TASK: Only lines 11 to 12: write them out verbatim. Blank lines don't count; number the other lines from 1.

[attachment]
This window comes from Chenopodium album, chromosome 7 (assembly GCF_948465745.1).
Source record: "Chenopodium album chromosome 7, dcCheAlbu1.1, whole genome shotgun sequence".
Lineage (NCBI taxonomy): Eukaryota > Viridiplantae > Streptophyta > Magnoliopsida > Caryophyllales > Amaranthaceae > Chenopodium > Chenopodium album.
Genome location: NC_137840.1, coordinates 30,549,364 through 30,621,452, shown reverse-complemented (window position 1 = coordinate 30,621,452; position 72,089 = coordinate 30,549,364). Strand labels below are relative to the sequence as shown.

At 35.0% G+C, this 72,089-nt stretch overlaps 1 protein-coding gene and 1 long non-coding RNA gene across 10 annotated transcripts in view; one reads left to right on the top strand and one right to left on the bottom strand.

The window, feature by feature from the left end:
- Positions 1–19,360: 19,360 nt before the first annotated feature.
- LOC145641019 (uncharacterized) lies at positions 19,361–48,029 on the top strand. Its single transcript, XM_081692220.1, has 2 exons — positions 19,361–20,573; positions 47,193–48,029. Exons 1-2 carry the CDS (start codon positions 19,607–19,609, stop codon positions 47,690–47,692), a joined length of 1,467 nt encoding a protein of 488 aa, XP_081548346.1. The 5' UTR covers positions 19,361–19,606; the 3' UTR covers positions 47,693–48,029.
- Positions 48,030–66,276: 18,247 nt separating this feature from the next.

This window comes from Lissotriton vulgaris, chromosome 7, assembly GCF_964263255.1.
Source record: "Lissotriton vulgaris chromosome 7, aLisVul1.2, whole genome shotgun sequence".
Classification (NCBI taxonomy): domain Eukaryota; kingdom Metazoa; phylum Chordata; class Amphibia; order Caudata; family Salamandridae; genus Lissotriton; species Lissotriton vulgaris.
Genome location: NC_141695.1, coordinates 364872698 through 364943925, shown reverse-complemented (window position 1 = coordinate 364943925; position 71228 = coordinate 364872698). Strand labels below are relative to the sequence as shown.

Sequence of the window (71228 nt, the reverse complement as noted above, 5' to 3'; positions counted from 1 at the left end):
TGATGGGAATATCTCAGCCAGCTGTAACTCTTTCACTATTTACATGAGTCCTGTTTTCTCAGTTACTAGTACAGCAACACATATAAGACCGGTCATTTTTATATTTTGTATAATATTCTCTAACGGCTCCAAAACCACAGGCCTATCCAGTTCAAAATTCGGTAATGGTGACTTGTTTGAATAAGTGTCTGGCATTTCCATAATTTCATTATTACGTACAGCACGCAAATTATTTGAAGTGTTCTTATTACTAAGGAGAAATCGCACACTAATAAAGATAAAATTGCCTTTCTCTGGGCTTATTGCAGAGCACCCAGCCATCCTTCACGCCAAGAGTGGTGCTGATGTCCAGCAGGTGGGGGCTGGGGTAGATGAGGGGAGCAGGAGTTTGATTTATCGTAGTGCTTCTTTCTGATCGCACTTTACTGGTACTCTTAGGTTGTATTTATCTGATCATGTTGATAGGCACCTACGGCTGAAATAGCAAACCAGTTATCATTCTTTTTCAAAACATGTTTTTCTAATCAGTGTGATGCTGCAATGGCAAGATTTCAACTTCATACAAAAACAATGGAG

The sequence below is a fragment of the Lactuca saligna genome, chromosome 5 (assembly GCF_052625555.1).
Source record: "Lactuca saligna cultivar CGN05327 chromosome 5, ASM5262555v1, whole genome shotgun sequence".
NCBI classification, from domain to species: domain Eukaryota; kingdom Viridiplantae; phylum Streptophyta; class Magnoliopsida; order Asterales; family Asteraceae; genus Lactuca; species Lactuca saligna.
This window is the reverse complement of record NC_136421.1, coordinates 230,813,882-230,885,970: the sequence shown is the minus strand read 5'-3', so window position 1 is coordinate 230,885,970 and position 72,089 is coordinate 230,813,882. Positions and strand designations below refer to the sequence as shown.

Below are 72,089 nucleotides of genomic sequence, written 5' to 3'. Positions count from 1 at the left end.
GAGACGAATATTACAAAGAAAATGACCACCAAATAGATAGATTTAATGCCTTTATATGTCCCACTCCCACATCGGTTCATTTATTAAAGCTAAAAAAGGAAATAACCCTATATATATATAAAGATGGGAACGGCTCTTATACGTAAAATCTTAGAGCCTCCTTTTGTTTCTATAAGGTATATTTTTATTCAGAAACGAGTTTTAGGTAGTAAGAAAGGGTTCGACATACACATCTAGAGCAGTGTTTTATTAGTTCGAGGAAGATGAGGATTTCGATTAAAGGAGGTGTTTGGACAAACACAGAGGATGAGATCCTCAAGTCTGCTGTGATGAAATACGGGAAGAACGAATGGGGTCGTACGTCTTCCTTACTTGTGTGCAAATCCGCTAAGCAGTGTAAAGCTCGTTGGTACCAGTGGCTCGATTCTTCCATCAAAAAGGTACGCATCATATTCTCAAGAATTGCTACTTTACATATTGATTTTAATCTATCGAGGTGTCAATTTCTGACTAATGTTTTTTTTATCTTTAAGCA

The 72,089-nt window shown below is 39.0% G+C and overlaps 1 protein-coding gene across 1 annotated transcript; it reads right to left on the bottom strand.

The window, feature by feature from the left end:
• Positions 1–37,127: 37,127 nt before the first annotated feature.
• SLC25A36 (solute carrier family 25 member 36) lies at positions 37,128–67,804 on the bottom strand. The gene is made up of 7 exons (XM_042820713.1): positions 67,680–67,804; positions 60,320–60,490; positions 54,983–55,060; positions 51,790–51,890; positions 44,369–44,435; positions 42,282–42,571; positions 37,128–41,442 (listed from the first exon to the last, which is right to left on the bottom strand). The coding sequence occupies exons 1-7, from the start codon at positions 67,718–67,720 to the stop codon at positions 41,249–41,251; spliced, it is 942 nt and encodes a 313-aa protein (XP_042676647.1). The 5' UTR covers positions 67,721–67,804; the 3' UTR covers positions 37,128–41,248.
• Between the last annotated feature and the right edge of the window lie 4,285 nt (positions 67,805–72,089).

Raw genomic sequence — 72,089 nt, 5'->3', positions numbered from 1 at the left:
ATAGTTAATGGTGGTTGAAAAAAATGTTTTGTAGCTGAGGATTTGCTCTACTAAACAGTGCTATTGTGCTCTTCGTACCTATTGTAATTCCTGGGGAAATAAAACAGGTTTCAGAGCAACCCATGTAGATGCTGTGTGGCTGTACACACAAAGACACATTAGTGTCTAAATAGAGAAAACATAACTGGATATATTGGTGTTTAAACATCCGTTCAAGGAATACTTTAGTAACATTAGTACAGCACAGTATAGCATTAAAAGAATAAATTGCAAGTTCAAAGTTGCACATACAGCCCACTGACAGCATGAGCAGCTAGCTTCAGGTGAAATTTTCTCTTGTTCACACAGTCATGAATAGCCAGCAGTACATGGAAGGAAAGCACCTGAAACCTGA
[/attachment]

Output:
Source record: "Lissotriton vulgaris chromosome 7, aLisVul1.2, whole genome shotgun sequence".
Classification (NCBI taxonomy): domain Eukaryota; kingdom Metazoa; phylum Chordata; class Amphibia; order Caudata; family Salamandridae; genus Lissotriton; species Lissotriton vulgaris.